Politics

RSS Ambiguity on Homosexuality Masks Larger Problem of Indian Polity

In light of the recent statements by RSS leader Dattatreya Hosabale, The Wire takes a look at the lack of political will to decriminalise homosexuality among India’s leading political parties.

File photo of RSS Chief Mohan Bhagwat (C) during the RSS function. Credit: PTI

File photo of RSS Chief Mohan Bhagwat (C) during the RSS function. Credit: PTI

New Delhi: Speaking at an event on Thursday, Rashtriya Swayamsevak Sangh (RSS) joint general secretary Dattareya Hosabale said that he thinks homosexuality should not be criminalised. “I don’t think homosexuality should be considered a criminal offence as long as it does not affect the lives of others in society,” he said.

In doing so, he was echoing fellow RSS ideologue Ram Madhav’s stance on the issue, who had said during an interview in 2014 that “…while glorification of certain forms of social behaviour is not something we endorse, the penalising and criminalisation aspects need to be looked into.”

However, soon afterwards, Hosabale posted several tweets to clarify his opinion of homosexuality, saying that he thinks it is “immoral”, and needs “to be treated as a psychological case”. In an almost exact echo of Madhav’s interview, he insisted that while homosexuality should not be criminalised, he believes that it should not be ‘glorified’ either.

While this can be seen as a softening of the RSS’ stand on the issue of LGBTQ rights, it is also reflective of the problematic nature of the way the issue is perceived in India’s general political landscape.

The BJP’s stance

Unlike the RSS, its ideological mentor, the Bharatiya Janata Party (BJP) has neither been clear nor consistent about its stance on Section 377, the colonial-era law that criminalises “carnal intercourse against the order of nature”. While this ambiguously worded law can be applied to any non-procreative sexual act between two consenting adults, it disproportionately impacts marginalised LGBT communities in India.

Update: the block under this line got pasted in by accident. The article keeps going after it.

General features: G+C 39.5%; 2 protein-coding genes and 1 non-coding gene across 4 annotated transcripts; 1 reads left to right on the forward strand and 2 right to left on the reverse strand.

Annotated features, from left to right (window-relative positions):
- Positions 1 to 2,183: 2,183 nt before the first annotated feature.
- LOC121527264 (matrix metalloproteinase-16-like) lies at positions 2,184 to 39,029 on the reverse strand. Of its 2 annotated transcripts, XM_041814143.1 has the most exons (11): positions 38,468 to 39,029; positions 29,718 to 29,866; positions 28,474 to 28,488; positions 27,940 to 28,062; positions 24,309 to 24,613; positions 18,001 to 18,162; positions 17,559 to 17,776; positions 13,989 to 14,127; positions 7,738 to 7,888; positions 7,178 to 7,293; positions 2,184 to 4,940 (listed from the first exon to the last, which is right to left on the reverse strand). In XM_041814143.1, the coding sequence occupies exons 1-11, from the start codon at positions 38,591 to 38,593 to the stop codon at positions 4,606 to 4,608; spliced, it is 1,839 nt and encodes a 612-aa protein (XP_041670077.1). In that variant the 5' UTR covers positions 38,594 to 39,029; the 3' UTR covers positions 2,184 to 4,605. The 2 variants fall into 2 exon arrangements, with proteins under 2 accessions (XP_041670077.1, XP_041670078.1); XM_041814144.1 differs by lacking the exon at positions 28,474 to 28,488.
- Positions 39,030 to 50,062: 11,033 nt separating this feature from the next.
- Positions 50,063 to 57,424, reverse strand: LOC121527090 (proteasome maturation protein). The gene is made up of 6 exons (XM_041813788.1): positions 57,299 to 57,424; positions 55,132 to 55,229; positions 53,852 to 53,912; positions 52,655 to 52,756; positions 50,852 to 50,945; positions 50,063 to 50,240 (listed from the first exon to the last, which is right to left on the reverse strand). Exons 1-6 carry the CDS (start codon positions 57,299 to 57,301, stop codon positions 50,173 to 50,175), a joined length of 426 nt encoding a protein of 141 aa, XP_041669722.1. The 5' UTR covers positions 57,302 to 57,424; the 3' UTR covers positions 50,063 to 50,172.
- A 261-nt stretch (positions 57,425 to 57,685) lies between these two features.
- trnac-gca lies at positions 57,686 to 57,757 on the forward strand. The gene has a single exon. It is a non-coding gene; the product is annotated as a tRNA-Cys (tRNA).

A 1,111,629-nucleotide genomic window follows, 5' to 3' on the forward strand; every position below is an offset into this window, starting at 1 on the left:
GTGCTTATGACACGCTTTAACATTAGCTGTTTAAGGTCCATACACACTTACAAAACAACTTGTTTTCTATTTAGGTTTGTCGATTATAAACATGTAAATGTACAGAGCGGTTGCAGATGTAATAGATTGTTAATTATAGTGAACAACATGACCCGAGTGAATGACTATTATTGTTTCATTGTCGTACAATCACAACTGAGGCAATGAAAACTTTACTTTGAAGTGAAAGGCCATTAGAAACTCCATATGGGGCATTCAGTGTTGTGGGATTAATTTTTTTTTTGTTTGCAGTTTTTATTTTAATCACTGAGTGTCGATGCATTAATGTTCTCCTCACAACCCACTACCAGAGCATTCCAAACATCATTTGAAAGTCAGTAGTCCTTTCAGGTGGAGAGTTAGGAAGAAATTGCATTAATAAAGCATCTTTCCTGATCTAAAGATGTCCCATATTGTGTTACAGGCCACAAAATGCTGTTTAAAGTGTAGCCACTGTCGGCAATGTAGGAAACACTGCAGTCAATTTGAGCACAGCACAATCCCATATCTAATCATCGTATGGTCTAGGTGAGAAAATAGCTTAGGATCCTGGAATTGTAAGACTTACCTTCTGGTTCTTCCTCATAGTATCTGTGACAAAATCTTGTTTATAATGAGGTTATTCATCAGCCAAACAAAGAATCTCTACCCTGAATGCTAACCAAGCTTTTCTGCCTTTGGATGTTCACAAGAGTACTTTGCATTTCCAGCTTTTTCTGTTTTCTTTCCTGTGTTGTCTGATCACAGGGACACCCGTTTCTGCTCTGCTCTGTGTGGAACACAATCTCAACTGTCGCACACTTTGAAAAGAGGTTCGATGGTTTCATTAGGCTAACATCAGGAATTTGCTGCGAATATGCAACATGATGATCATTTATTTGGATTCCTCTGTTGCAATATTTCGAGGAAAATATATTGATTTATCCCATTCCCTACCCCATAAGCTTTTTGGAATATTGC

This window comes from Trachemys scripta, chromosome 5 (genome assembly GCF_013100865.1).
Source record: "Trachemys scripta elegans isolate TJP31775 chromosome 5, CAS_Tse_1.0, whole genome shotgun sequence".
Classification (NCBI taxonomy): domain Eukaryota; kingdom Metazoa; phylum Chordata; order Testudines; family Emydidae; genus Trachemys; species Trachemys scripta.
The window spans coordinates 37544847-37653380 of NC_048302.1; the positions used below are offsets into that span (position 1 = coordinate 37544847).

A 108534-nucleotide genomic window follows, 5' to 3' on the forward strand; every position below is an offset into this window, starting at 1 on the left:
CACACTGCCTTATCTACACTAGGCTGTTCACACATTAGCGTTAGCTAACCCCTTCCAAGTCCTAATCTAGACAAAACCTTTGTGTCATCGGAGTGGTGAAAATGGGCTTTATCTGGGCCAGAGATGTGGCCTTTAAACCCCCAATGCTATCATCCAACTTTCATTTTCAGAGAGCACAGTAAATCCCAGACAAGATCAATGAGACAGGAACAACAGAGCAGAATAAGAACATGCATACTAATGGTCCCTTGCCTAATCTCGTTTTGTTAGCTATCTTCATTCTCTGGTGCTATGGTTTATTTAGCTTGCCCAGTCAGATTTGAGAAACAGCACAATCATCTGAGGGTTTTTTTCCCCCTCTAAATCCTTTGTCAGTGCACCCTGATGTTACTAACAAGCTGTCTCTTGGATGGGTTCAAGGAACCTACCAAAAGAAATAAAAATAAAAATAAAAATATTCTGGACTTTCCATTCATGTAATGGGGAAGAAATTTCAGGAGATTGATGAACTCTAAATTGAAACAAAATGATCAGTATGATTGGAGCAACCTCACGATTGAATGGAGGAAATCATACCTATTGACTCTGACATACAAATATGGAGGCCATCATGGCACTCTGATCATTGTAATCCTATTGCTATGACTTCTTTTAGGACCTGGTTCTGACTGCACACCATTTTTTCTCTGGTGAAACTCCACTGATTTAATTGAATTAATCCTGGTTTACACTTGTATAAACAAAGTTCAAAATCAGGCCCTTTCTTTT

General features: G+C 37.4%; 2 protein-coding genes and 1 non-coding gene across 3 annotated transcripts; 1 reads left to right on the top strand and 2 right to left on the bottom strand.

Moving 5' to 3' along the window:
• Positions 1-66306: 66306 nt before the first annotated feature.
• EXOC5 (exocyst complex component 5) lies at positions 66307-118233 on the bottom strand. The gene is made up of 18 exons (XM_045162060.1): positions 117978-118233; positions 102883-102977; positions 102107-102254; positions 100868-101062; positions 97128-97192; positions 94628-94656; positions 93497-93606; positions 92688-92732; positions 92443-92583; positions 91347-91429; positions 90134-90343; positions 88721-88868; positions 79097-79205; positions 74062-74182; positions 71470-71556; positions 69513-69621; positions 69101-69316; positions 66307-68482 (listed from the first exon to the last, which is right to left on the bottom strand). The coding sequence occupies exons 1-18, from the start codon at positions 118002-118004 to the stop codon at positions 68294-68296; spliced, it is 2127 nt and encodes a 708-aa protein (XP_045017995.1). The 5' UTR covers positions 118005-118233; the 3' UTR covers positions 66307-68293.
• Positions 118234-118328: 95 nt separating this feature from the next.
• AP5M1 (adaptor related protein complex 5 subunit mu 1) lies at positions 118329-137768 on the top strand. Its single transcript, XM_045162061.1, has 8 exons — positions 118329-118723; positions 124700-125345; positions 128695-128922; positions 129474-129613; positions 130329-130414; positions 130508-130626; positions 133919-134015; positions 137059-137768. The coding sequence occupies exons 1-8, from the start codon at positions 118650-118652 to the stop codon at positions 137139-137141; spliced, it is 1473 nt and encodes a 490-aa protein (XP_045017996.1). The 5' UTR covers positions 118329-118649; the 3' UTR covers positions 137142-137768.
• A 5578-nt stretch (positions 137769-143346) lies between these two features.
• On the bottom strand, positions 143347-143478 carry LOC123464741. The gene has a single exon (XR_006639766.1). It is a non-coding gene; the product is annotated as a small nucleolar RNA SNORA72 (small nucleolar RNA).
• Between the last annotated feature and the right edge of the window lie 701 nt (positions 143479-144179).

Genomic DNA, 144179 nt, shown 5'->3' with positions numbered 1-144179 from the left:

In July 2009, the High Court of Delhi had struck down Section 377. This was widely hailed as a historic verdict which effectively decriminalised homosexuality in the country. In December 2013, the Supreme Court of India overturned this ruling. Home Minister Rajnath Singh — who was then the BJP’s President — had said that the party supported the Supreme Court’s judgement. “We support Section 377 because we believe that homosexuality is [an] unnatural act that cannot be supported,” Singh had said in a statement.

However, several party leaders have spoken out in favour of decriminalisation. In July 2014, then-Union Health Minister Dr. Harsh Vardhan had spoken in favour of the human rights of LGBTQ people as being the government’s responsibility.

In a television appearance in January 2015, the party’s Maharashtra spokesperson Shaina NC had said that the party supports the decriminalisation of homosexuality. Mumbai’s BJP chief Ashish Shelar, and their Rajya Sabha MP Piyush Goel have both spoken in support of LGBTQ rights.

In June 2015, It seemed that Law Minister Sadanand Gowda had also spoken in favour of decriminalisation, but after the story broke in the media, Gowda denied it and insisted that he had been misquoted. Senior party leader, Subramaniam Swamy, supported Gowda’s denial and tweeted that the party thought of homosexuality as “a genetic disorder.”

Finance Minister Arun Jaitley, on the other hand, said in 2015 that the Supreme Court’s order was “not correct”.

Considering that Prime Minister Narendra Modi has maintained a studied silence on the matter, and that the ruling party has made no efforts to support the amendment on scrapping of Section 377 through Parliament, statements such as Jaitley’s can be seen as as the expression of an individual opinion or an attempt to appeal to a liberal constituency.